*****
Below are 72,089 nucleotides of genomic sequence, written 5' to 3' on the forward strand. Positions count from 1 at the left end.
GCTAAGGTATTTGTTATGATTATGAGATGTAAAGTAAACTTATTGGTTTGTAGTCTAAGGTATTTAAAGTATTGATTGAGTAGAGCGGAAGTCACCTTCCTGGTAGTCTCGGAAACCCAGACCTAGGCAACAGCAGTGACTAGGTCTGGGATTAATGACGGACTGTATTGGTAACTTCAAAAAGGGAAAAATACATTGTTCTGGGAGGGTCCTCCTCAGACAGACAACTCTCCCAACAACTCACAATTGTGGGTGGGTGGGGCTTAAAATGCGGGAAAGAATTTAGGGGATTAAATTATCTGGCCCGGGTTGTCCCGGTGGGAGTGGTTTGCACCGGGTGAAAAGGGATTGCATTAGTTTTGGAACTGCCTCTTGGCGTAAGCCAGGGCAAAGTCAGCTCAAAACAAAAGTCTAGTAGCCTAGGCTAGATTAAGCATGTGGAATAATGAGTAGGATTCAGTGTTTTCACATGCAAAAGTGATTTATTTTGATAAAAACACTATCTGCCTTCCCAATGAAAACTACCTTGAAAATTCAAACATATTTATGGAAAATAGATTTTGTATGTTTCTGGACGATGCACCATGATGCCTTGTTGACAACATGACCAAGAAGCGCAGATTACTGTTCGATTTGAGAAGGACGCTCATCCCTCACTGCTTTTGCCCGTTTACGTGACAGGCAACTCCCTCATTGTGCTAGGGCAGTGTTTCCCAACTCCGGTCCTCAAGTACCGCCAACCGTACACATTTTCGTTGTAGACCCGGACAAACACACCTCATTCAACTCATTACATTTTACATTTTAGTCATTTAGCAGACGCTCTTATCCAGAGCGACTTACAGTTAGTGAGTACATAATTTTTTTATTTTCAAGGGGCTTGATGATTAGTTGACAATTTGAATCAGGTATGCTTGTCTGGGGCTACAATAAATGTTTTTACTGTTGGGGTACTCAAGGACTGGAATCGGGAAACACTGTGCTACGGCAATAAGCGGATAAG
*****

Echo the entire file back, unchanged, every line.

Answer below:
Below are 72,089 nucleotides of genomic sequence, written 5' to 3' on the forward strand. Positions count from 1 at the left end.
GCTAAGGTATTTGTTATGATTATGAGATGTAAAGTAAACTTATTGGTTTGTAGTCTAAGGTATTTAAAGTATTGATTGAGTAGAGCGGAAGTCACCTTCCTGGTAGTCTCGGAAACCCAGACCTAGGCAACAGCAGTGACTAGGTCTGGGATTAATGACGGACTGTATTGGTAACTTCAAAAAGGGAAAAATACATTGTTCTGGGAGGGTCCTCCTCAGACAGACAACTCTCCCAACAACTCACAATTGTGGGTGGGTGGGGCTTAAAATGCGGGAAAGAATTTAGGGGATTAAATTATCTGGCCCGGGTTGTCCCGGTGGGAGTGGTTTGCACCGGGTGAAAAGGGATTGCATTAGTTTTGGAACTGCCTCTTGGCGTAAGCCAGGGCAAAGTCAGCTCAAAACAAAAGTCTAGTAGCCTAGGCTAGATTAAGCATGTGGAATAATGAGTAGGATTCAGTGTTTTCACATGCAAAAGTGATTTATTTTGATAAAAACACTATCTGCCTTCCCAATGAAAACTACCTTGAAAATTCAAACATATTTATGGAAAATAGATTTTGTATGTTTCTGGACGATGCACCATGATGCCTTGTTGACAACATGACCAAGAAGCGCAGATTACTGTTCGATTTGAGAAGGACGCTCATCCCTCACTGCTTTTGCCCGTTTACGTGACAGGCAACTCCCTCATTGTGCTAGGGCAGTGTTTCCCAACTCCGGTCCTCAAGTACCGCCAACCGTACACATTTTCGTTGTAGACCCGGACAAACACACCTCATTCAACTCATTACATTTTACATTTTAGTCATTTAGCAGACGCTCTTATCCAGAGCGACTTACAGTTAGTGAGTACATAATTTTTTTATTTTCAAGGGGCTTGATGATTAGTTGACAATTTGAATCAGGTATGCTTGTCTGGGGCTACAATAAATGTTTTTACTGTTGGGGTACTCAAGGACTGGAATCGGGAAACACTGTGCTACGGCAATAAGCGGATAAG